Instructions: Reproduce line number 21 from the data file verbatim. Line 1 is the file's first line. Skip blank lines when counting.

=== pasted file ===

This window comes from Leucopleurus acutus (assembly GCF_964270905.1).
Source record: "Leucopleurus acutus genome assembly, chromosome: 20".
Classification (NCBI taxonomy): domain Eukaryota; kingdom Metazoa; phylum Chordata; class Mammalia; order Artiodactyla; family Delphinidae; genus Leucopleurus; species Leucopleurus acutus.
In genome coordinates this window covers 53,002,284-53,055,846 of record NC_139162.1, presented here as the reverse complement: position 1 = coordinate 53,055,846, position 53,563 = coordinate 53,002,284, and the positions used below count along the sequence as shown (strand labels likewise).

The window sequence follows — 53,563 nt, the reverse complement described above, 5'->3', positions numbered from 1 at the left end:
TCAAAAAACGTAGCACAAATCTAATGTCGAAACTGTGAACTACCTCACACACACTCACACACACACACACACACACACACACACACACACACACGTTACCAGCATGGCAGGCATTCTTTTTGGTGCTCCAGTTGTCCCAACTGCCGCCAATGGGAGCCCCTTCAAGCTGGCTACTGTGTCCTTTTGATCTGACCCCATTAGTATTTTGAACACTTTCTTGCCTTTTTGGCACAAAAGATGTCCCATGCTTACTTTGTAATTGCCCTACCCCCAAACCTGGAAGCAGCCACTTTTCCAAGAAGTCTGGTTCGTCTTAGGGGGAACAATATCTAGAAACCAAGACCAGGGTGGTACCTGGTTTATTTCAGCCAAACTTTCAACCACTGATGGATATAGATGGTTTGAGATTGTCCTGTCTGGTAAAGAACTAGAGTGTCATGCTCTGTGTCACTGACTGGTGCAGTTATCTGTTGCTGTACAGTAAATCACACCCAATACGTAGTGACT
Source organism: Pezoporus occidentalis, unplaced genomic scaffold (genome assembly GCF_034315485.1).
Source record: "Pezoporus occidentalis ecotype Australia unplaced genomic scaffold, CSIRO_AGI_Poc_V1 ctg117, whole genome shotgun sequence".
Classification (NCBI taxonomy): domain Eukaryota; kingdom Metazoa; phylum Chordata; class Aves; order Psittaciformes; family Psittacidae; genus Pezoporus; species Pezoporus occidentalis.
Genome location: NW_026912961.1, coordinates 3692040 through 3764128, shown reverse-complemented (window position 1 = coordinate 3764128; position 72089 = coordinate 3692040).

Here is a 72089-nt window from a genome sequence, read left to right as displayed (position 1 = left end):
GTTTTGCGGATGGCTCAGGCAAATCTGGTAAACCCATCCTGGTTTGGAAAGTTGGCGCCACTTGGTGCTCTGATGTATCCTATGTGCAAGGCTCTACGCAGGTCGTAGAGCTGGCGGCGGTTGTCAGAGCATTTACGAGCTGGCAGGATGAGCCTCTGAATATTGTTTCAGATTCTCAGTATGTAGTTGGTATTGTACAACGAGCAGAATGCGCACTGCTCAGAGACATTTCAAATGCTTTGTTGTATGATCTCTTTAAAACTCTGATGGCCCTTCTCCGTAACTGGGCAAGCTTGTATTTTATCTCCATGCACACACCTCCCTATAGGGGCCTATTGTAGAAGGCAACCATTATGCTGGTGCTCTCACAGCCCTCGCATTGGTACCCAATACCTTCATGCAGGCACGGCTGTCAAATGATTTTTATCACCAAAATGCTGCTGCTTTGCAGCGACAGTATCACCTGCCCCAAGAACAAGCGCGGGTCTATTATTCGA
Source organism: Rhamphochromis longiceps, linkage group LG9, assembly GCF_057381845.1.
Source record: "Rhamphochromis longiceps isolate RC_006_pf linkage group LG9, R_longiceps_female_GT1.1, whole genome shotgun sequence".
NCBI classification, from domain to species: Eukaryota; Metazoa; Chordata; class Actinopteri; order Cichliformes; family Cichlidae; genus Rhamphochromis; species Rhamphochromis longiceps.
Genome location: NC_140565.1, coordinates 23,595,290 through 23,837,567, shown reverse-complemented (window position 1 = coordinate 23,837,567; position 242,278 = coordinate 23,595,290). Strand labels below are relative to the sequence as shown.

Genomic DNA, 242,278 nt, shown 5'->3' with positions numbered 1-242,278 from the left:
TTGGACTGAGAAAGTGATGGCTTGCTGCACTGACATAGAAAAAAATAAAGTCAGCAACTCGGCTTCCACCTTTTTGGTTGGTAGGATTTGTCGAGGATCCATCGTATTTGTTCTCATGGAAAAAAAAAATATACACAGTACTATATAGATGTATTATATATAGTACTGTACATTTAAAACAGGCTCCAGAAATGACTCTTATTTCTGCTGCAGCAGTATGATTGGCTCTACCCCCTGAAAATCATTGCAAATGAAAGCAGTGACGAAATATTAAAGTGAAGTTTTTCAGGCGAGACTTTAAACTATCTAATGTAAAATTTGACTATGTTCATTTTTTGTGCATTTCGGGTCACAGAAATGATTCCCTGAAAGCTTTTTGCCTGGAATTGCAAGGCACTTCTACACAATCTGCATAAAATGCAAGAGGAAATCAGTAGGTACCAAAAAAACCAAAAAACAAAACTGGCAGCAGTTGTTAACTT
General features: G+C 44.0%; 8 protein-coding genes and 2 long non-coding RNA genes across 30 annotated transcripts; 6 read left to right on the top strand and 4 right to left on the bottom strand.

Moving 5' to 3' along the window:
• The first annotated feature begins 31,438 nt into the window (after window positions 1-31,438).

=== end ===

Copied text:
• The first annotated feature begins 31,438 nt into the window (after window positions 1-31,438).